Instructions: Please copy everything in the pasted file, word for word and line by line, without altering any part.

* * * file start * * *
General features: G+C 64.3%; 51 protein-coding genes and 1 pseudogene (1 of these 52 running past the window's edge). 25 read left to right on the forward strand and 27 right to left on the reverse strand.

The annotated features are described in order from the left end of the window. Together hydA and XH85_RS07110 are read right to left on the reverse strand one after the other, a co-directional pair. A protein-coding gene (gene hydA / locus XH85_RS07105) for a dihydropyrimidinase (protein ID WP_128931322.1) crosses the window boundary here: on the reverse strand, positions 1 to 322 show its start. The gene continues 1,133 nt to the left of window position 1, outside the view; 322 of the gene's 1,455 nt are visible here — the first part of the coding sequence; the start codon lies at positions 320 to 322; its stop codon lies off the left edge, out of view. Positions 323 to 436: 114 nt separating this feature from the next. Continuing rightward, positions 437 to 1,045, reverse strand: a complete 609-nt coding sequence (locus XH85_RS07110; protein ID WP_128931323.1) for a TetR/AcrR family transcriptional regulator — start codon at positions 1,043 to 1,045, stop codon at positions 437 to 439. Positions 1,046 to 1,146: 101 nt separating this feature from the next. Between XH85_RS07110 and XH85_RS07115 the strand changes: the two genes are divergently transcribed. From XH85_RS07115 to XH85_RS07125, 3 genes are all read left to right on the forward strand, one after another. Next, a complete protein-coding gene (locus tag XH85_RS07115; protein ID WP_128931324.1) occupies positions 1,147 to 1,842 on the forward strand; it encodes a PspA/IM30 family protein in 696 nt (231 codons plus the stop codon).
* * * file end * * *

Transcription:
General features: G+C 64.3%; 51 protein-coding genes and 1 pseudogene (1 of these 52 running past the window's edge). 25 read left to right on the forward strand and 27 right to left on the reverse strand.

The annotated features are described in order from the left end of the window. Together hydA and XH85_RS07110 are read right to left on the reverse strand one after the other, a co-directional pair. A protein-coding gene (gene hydA / locus XH85_RS07105) for a dihydropyrimidinase (protein ID WP_128931322.1) crosses the window boundary here: on the reverse strand, positions 1 to 322 show its start. The gene continues 1,133 nt to the left of window position 1, outside the view; 322 of the gene's 1,455 nt are visible here — the first part of the coding sequence; the start codon lies at positions 320 to 322; its stop codon lies off the left edge, out of view. Positions 323 to 436: 114 nt separating this feature from the next. Continuing rightward, positions 437 to 1,045, reverse strand: a complete 609-nt coding sequence (locus XH85_RS07110; protein ID WP_128931323.1) for a TetR/AcrR family transcriptional regulator — start codon at positions 1,043 to 1,045, stop codon at positions 437 to 439. Positions 1,046 to 1,146: 101 nt separating this feature from the next. Between XH85_RS07110 and XH85_RS07115 the strand changes: the two genes are divergently transcribed. From XH85_RS07115 to XH85_RS07125, 3 genes are all read left to right on the forward strand, one after another. Next, a complete protein-coding gene (locus tag XH85_RS07115; protein ID WP_128931324.1) occupies positions 1,147 to 1,842 on the forward strand; it encodes a PspA/IM30 family protein in 696 nt (231 codons plus the stop codon).